Former England spinner Shaun Udal gave an insight into living with Parkinson’s disease and how he keeps fighting on a daily basis. Sharing a post on social media, amidst the festivities of Christmas, Udal hoped his story would raise awareness among people about the growing neurological disease.
Udal, who was diagnosed with Parkinson’s in 2019, had spoken about he has faced dark days when the illness is at its worst but always has his chin up.
“Living with #Parkinsons is the toughest thing I’ve ever had to deal with but with the help of my family and friends plus words of support from others I’m battling on & would like to say have a wonderful Xmas and here’s to a fabulous 2023,when we’ll all continue to fight on,” Udal wrote on social media.
Living with #Parkinsons is the toughest thing I’ve ever had to deal with but with the help of my family and friends plus words of support from others I’m battling on&would like to say have a wonderful Xmas and here’s to a fabulous 2023,when we’ll all continue to fight on x
— Shaun Udal (@shaggyudal) December 24, 2022
Earlier, Udal had opened up about living with the disease and said, “People say you have to think positively and they are right but it is very difficult to understand the reason why it is me that has been affected, why I can’t do simple things, why I can’t do buttons up, why I can’t do laces, why I’m dropping cups of tea, why I can’t write and not being able to play cricket again.”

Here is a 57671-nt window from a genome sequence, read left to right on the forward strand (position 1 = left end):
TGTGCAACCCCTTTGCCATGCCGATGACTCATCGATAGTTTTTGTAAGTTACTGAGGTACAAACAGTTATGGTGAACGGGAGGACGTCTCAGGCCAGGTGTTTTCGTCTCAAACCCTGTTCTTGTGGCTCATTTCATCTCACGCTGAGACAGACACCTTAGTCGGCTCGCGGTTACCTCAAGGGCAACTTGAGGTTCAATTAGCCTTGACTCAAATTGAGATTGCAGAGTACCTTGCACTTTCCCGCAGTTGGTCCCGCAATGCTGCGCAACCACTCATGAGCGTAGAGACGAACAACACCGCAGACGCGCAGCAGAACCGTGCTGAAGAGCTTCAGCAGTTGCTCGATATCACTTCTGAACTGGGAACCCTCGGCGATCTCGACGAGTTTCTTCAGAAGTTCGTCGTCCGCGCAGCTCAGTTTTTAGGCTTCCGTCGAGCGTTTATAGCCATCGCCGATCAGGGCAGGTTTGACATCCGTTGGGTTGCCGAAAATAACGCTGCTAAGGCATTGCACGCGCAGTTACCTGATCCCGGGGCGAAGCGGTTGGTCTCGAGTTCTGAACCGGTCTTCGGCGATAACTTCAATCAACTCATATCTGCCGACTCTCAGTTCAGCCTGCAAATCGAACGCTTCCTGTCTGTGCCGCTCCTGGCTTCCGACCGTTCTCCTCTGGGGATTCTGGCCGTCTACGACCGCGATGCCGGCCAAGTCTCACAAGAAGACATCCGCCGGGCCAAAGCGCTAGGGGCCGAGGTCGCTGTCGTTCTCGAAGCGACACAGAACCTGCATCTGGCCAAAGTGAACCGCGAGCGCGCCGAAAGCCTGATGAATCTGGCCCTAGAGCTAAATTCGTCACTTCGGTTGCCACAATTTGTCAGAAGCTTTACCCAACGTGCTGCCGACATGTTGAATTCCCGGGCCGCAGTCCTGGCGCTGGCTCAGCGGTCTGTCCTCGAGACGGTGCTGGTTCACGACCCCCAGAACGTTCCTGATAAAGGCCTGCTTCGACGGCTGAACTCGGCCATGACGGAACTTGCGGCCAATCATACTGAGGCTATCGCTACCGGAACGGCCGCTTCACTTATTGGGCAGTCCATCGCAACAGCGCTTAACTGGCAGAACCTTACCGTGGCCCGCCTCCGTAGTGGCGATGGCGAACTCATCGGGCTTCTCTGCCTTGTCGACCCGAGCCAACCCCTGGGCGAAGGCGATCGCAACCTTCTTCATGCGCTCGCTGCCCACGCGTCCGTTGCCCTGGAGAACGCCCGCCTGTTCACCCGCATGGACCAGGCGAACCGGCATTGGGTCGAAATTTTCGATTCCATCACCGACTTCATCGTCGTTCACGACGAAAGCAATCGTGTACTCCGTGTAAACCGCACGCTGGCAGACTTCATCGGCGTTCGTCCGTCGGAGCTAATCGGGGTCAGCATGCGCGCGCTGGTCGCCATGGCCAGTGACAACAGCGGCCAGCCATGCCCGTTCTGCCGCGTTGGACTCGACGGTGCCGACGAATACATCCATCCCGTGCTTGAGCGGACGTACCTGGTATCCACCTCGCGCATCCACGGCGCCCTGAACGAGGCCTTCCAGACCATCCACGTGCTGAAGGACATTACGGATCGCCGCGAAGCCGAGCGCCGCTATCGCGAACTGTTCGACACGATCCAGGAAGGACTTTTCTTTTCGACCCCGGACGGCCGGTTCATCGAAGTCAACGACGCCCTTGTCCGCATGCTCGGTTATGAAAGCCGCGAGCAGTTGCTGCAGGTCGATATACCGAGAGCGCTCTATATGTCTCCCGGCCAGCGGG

“On a day to day basis it is not every day, which is a bit frustrating. You have a good day and then two bad days, you don’t sleep and your muscles are taut and you can’t move. I know I have got it and it is just adapting your life to live as normally as possible and that is very difficult some days,” said the ex-Hampshire and Essex spinner.
Back at a and e sadly …. pic.twitter.com/kRPf6u5svl
— Shaun Udal (@shaggyudal) November 28, 2022
“Friends have been brilliant but there are bad days and you can’t get away from that and I still have a young family. There is some good stuff that comes out of it, new friendships and the way that people react towards me has been very refreshing and good to see,” he he told the Telegraph.
“Because there is no cure at the moment we are trying to raise awareness by holding dinners and functions to try and find things that will help those of us who have it, slow it down. It is the fastest growing neurological disease in the UK. There is no history of it in my family. There is no rhyme or reason why you would get it. It is just the luck of the draw,” he added.